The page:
This article first appeared in the July 20, 2011, issue of the National Law Journal's Supreme Court Insider.
Twenty-five years ago this summer, Ferris Bueller outwitted school administrator Ed Rooney to take his famous day off.
Tension between students and administrators is still alive and well, though today's students have new tools, including the Internet. Disputes over how far schools can go in disciplining students for online criticism of school officials have recently split two federal circuits and could garner the U.S. Supreme Court's attention next term.
Avery Doninger, a Connecticut high school student, blogged from home that her school administrators were "douchebags" and encouraged calls or notes "to piss [one of the administrators] off." The posting appeared on her personal blog, unaffiliated with the school. Doninger was upset about the possible cancellation of a music event called Jamfest that she was helping to plan. As punishment, the school prevented her from running for class secretary and from wearing a T-shirt protesting the decision during an assembly where the candidates on the ballot would be speaking.
In April, the U.S. Court of Appeals for the 2nd Circuit ruled that the administrators acted reasonably and are entitled to qualified immunity. "[W]e do not conclude in any way that school administrators are immune from First Amendment scrutiny" when they limit extracurricular activities, the panel said. In this case, though, the judges agreed, "it was objectively reasonable for school officials to conclude that Doninger's behavior was potentially disruptive of student government functions (such as the organization of Jamfest)."
As to the T-shirt, which Doninger and other students planned to wear, the principal "may not have known with certainty that permitting the [shirts] into the assembly would cause students to disrupt [the] speeches." However, "she could not responsibly have ignored the fact that Doninger" had "incite[d] confrontation with school officials" through her blog post. Indeed, even without the T-shirts, during the assembly "students shouted 'Vote for Avery' and had to be warned to be respectful." (Remember "Save Ferris"?)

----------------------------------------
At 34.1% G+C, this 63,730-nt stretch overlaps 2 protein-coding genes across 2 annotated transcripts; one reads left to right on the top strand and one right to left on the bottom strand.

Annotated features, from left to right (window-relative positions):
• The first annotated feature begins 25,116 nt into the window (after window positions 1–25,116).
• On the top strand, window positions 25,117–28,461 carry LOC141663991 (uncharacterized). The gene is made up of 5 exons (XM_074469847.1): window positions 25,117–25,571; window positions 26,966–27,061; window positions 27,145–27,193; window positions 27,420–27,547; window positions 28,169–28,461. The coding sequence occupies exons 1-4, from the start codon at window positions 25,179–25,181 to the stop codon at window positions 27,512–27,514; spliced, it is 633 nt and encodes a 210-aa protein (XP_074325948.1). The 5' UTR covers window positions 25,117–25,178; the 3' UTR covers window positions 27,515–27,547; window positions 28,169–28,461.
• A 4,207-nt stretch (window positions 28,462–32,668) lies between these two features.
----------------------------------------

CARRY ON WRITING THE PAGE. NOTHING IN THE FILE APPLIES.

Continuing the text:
The 3rd Circuit, in a pair of en banc decisions issued in June, went a different direction. In separate rulings, the court sided with two Pennsylvania students who created fake and vulgar MySpace profiles about their principals, while off school property. The rulings are J.S. v. Blue Mountain School District and Layshock v. Hermitage School District.
Disciplining "a student for expressive conduct that originated outside of the schoolhouse, did not disturb the school environment and was not related to any school sponsored event" violates the First Amendment, the 3rd Circuit held in Layshock. In J.S., the court said, "Neither the Supreme Court nor this Court has ever allowed schools to punish students for off-campus speech that is not school-sponsored or at a school-sponsored event and that caused no substantial disruption at school."
No judges dissented in Layshock, but the ruling in J.S. prompted six judges to dissent. Why the different reaction? One reason, as the J.S. dissent explains, is that the two defendant school districts took different approaches: "Unlike the instant case, the school district in Layshock did not argue on appeal that there was . . . a nexus between the student's speech and a substantial disruption of the school environment." That nexus was the basis of the J.S. dissent.
The dissent in J.S. also stressed the extreme nature of the student speech, which accused the principal of engaging in sexual misconduct with children and made sexual references about his wife.
"[The majority] allows a student to target a school official and his family with malicious and unfounded accusations about their character in vulgar, obscene, and personal language," the dissent wrote. "I fear that our Court leaves schools defenseless to protect teachers and school officials against such attacks and powerless to discipline students for the consequences of their actions."
Attorneys for Avery Doninger and at least one of the Pennsylvania school districts plan to appeal to the Supreme Court, according to a recent report from the Student Press Law Center.
During the First Amendment-heavy 2010 term, the Court addressed free speech in the context of funeral protests, violent video games, pharmaceutical companies, and campaign finance. Student speech online may be next in the coming term.